Traveling can be stressful for people with Parkinson’s who travel alone, travel with a companion or spouse, or travel with friends and family. The following are some tips for bringing back some of the fun to your travel experience.
In Preparation to Travel
Being well prepared for your trip can reduce a lot of your anxiety. To help you get organized, set up a binder to keep all of your travel documents in one place. Use sheet protectors for documents that you don’t want to hole-punch. Set up dividers and tabs in the binder such as: Air, Hotel, Car Rental, Passport, Contact Persons, Physicians and Medications, and Maps.
Prepare a list of contact information of those people you are visiting at your destination, including dates and times that you are visiting, as well as their names, addresses, home and cell phones, and driving directions.
Bring your hotel confirmation information.
If you are renting a car, bring your car rental confirmation information and your automobile insurance card.
Prepare a list of the details of the activities and events during your trip e.g., dates, times and locations of the activities you have scheduled and the events you are attending.
Prepare a list of the contact information of your neurologist including name, organization, address, phone, and email.
Prepare a list of your medications with names, dosages, and timing of medications. Make sure that you have enough medication for your entire trip plus a replacement supply. Talk to your doctor and request enough medication refills to get you through the trip. Carry on all your medications in their original bottles in your carry-on luggage. Bring a small weekly pill organizer to hold the pills for a week while you are en route. If you are staying longer than a week, you can refill your pill organizer from the original bottles. Bring a pill-cutter, if needed.
If you have Deep Brain Stimulation (DBS), ask your doctor for the phone number of a DBS Therapy specialist at your travel destination in case you need some help with your DBS system.
Other Things To Do In Preparation For Traveling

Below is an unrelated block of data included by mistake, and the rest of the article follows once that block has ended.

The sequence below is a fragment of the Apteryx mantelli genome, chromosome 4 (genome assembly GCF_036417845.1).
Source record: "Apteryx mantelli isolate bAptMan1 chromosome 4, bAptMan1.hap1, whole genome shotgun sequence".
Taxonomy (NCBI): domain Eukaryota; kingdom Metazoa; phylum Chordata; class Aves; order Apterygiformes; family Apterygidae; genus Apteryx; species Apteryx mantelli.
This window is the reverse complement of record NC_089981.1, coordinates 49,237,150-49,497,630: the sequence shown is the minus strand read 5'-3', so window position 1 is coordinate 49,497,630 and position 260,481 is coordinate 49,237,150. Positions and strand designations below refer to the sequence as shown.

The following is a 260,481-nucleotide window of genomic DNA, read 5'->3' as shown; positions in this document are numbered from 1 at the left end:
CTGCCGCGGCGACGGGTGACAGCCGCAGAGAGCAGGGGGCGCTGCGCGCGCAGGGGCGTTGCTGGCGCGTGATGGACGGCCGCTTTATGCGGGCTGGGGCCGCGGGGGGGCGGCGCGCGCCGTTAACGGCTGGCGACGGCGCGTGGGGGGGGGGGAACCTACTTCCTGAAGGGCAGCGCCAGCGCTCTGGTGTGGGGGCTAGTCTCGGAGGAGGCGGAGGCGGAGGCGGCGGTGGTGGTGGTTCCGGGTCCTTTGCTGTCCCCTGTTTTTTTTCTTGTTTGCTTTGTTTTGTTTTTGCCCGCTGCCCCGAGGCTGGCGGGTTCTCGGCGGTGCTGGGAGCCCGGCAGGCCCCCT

Check the passport’s expiry date to make sure that your passport is current.
Know the details about your medical insurance coverage in case you should require medical care while you are traveling.
Even if you generally don’t use a wheelchair, you may want to consider getting a wheelchair to get through airports if you have tight connections and gates that seem miles apart, for sightseeing and to help prevent fatigue.
When Booking Your Flight
Try to book a non-stop, direct flight.
When you make your reservation, request preferred seating, either disability or a seat near the plane’s entrance.
Provide advance notice to your airline, travel company or travel agent if you require assistance at the airport. Often there is a designated person who coordinates travel, provides information, and answers questions ahead of time.
Consider purchasing trip cancellation insurance so that if you need to cancel, you will be covered. Review the details of your coverage under your trip cancellation insurance.
Arrive at the airport well ahead of your check-in time.
Bring your medications in your carry-on luggage.
Carry-on luggage limits do not apply to medical supplies, equipment, and mobility aids carried on and/or used by a person with a disability. Mobility-related items are allowed through security checkpoints after they are cleared through screening. These include: wheelchairs, scooters, crutches, canes, walkers, orthopedic shoes, tools for wheelchair assembly and any other disability-related equipment and associated supplies.